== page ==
New Patients

What to Expect On Your First Visit

X-Rays and Medical History

Your first visit to our office typically includes an x-ray that allows us to view the structure of the jaw, the position of any teeth that have not yet erupted, malformed roots, tooth decay, etc.

This visit also involves a review of your medical history. When you share your medical history, be sure to provide complete, up-to-date information on your health. Let us know if you have experienced recent hospitalization or surgery, or if you have recently been ill. We also will need to know the names, doses, and frequency of any medications you are taking — whether prescription or over-the-counter products — and the name of your physician. Inform us of any changes in your health or medications. This information will help us select the safest and most effective method of treatment for you.

Appointment with Dentist/Hygienist

After this, you will see one of our dentists or hygienist, depending on the reason for your visit. We will be available to answer any questions or concerns you have about the procedure, or your smile. If you’re interested in a consultation for a specific service, let us know when you call, so we can be sure to allow plenty of time to answer all of your questions.

Dental assistant with patient
Dentist explaining denture options to patient
Dental technician taking mouth x-ray

Financial Information

Payment & Insurance

During your visit, we’ll discuss the cost of your treatment and each of the available payment options with you, and you can ask us any questions you have.

If you have dental insurance, we are able to file with any insurance provider that lets you choose your dentist.

We are in-network for MetLife, Cigna and Delta Dental. If you’d like us to check on the specifics of your policy, call our office at 850-492-7647. We’ll work with your insurance provider and make sure you understand your benefits.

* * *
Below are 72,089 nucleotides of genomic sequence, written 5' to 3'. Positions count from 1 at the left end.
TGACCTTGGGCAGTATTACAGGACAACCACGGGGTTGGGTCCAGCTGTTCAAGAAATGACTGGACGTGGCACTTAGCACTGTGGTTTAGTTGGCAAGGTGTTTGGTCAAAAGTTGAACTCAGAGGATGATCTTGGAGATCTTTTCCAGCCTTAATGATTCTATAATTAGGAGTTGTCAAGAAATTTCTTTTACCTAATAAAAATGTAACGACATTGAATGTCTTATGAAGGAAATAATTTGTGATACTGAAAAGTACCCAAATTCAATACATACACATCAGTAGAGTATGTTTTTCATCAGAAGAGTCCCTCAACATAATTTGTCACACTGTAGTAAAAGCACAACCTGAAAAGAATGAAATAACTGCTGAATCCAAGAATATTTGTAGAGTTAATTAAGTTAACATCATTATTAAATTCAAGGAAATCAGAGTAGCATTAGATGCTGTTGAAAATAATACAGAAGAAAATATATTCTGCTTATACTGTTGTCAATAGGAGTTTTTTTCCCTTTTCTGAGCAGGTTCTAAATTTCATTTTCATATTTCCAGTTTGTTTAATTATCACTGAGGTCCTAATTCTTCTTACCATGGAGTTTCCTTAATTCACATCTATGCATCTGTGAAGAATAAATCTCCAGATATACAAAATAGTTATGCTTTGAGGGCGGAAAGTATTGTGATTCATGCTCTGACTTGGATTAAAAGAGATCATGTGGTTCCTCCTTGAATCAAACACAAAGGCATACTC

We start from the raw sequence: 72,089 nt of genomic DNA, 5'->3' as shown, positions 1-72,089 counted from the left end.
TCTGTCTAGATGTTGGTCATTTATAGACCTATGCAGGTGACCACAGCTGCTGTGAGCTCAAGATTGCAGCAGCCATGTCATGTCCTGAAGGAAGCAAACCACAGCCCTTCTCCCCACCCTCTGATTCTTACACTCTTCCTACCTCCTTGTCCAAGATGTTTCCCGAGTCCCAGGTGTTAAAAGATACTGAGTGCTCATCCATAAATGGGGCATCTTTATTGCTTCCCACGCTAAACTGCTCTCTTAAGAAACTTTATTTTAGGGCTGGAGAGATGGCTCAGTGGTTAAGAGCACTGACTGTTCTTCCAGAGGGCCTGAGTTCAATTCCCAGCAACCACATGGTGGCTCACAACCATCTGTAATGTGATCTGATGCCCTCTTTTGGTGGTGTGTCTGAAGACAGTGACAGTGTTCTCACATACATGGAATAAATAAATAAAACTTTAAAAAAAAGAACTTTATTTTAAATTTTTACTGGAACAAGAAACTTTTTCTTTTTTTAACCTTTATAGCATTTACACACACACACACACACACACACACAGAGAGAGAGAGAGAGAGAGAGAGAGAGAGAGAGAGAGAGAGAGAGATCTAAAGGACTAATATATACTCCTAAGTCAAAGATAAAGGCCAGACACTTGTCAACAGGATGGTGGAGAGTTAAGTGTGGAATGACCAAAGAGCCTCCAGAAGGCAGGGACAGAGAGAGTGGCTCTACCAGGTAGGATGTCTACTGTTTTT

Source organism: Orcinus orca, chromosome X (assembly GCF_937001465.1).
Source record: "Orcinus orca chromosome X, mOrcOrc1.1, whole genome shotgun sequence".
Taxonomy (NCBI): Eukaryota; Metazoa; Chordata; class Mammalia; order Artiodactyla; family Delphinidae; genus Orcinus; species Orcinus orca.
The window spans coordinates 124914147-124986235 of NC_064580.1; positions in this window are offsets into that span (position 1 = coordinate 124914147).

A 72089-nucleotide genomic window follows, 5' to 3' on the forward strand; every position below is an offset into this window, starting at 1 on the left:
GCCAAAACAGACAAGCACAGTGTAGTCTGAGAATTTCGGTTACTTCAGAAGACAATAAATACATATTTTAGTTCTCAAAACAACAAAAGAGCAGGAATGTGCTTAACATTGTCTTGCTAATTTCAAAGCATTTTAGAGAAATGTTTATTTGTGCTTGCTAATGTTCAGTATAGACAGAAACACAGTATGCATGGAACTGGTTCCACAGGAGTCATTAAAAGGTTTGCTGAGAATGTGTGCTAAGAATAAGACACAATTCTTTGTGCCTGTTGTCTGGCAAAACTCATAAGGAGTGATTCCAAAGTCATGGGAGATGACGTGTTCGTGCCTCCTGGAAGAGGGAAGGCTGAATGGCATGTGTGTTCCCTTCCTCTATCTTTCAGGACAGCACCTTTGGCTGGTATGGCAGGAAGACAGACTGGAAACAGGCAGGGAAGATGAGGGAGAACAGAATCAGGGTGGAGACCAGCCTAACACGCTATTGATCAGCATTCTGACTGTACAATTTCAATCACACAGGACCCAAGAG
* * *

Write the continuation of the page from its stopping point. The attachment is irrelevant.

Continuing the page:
We also accept all major credit cards.

CareCredit

Your smile is yours forever, and we want to make it as easy as possible for you to receive the best care whenever you need it.

We offer affordable third-party financing options through CareCredit. With third-party financing, you can:

  • Start treatment immediately
  • Enjoy low monthly payments
  • Finance up to 100 percent of the treatment cost
  • Choose between several payment options
  • Pay no costs up front
  • Pay no annual fees

New Patient Forms

Want to skip the waiting room? Fill out our new patient paperwork before your appointment!

Download New Patient Paperwork

Frequently Asked Questions

How often do I really need to see a dentist?

Children, teens, and adults should all see a dentist for a regular checkup at least once every six months. Patients who are at a greater risk for oral cancer or gum disease may be required to come in more than just twice a year. We will help determine how often you should visit our office for regular checkups.

My teeth feel and look fine; do I still need to see a dentist?

Most dental problems do not suddenly appear, but are the result of years of poor dental hygiene. Even if your teeth feel fine, it’s possible there are underlying issues that you are not aware of. This is especially true as you get older. By the time that toothache comes around, it’s probably well past the point when you should have seen a dentist. But if that’s you, don’t worry! We see patients all the time who know they should have seen a dentist years ago, but didn’t, so don’t be embarrassed.